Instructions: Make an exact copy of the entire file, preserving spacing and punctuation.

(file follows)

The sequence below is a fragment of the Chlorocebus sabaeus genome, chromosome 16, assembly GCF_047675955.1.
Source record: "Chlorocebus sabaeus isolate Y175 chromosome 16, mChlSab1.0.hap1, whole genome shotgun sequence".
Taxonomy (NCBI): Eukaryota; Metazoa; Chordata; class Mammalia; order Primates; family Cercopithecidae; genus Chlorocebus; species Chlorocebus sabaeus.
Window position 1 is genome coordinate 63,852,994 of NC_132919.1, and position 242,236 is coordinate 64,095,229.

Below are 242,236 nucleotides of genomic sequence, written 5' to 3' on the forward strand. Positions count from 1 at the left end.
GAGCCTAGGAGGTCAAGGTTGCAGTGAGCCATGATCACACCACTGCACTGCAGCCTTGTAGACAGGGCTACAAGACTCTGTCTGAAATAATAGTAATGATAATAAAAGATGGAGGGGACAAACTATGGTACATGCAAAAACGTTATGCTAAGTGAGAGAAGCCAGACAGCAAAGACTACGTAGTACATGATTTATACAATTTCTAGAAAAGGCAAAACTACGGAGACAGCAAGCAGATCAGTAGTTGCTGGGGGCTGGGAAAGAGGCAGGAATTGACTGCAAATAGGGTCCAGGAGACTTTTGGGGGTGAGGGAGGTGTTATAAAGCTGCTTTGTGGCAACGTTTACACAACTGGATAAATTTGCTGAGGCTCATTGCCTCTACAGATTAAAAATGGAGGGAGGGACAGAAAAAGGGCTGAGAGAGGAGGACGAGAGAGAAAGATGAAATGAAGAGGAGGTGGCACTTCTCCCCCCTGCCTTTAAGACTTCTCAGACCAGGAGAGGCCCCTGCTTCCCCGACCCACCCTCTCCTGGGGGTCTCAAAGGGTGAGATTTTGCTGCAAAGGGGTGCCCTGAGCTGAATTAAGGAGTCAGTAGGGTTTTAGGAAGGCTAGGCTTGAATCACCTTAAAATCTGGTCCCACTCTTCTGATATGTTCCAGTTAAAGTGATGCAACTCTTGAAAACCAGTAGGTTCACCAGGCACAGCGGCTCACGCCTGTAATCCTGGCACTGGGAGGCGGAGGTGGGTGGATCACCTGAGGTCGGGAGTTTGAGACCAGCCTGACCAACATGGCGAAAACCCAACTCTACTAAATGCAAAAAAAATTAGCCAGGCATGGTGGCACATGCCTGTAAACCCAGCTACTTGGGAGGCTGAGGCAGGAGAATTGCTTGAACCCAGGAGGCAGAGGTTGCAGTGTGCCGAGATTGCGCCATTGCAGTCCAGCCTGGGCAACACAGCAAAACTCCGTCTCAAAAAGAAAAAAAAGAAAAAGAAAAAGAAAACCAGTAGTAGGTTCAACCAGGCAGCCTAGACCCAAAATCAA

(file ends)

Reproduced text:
The sequence below is a fragment of the Chlorocebus sabaeus genome, chromosome 16, assembly GCF_047675955.1.
Source record: "Chlorocebus sabaeus isolate Y175 chromosome 16, mChlSab1.0.hap1, whole genome shotgun sequence".
Taxonomy (NCBI): Eukaryota; Metazoa; Chordata; class Mammalia; order Primates; family Cercopithecidae; genus Chlorocebus; species Chlorocebus sabaeus.
Window position 1 is genome coordinate 63,852,994 of NC_132919.1, and position 242,236 is coordinate 64,095,229.

Below are 242,236 nucleotides of genomic sequence, written 5' to 3' on the forward strand. Positions count from 1 at the left end.
GAGCCTAGGAGGTCAAGGTTGCAGTGAGCCATGATCACACCACTGCACTGCAGCCTTGTAGACAGGGCTACAAGACTCTGTCTGAAATAATAGTAATGATAATAAAAGATGGAGGGGACAAACTATGGTACATGCAAAAACGTTATGCTAAGTGAGAGAAGCCAGACAGCAAAGACTACGTAGTACATGATTTATACAATTTCTAGAAAAGGCAAAACTACGGAGACAGCAAGCAGATCAGTAGTTGCTGGGGGCTGGGAAAGAGGCAGGAATTGACTGCAAATAGGGTCCAGGAGACTTTTGGGGGTGAGGGAGGTGTTATAAAGCTGCTTTGTGGCAACGTTTACACAACTGGATAAATTTGCTGAGGCTCATTGCCTCTACAGATTAAAAATGGAGGGAGGGACAGAAAAAGGGCTGAGAGAGGAGGACGAGAGAGAAAGATGAAATGAAGAGGAGGTGGCACTTCTCCCCCCTGCCTTTAAGACTTCTCAGACCAGGAGAGGCCCCTGCTTCCCCGACCCACCCTCTCCTGGGGGTCTCAAAGGGTGAGATTTTGCTGCAAAGGGGTGCCCTGAGCTGAATTAAGGAGTCAGTAGGGTTTTAGGAAGGCTAGGCTTGAATCACCTTAAAATCTGGTCCCACTCTTCTGATATGTTCCAGTTAAAGTGATGCAACTCTTGAAAACCAGTAGGTTCACCAGGCACAGCGGCTCACGCCTGTAATCCTGGCACTGGGAGGCGGAGGTGGGTGGATCACCTGAGGTCGGGAGTTTGAGACCAGCCTGACCAACATGGCGAAAACCCAACTCTACTAAATGCAAAAAAAATTAGCCAGGCATGGTGGCACATGCCTGTAAACCCAGCTACTTGGGAGGCTGAGGCAGGAGAATTGCTTGAACCCAGGAGGCAGAGGTTGCAGTGTGCCGAGATTGCGCCATTGCAGTCCAGCCTGGGCAACACAGCAAAACTCCGTCTCAAAAAGAAAAAAAAGAAAAAGAAAAAGAAAACCAGTAGTAGGTTCAACCAGGCAGCCTAGACCCAAAATCAA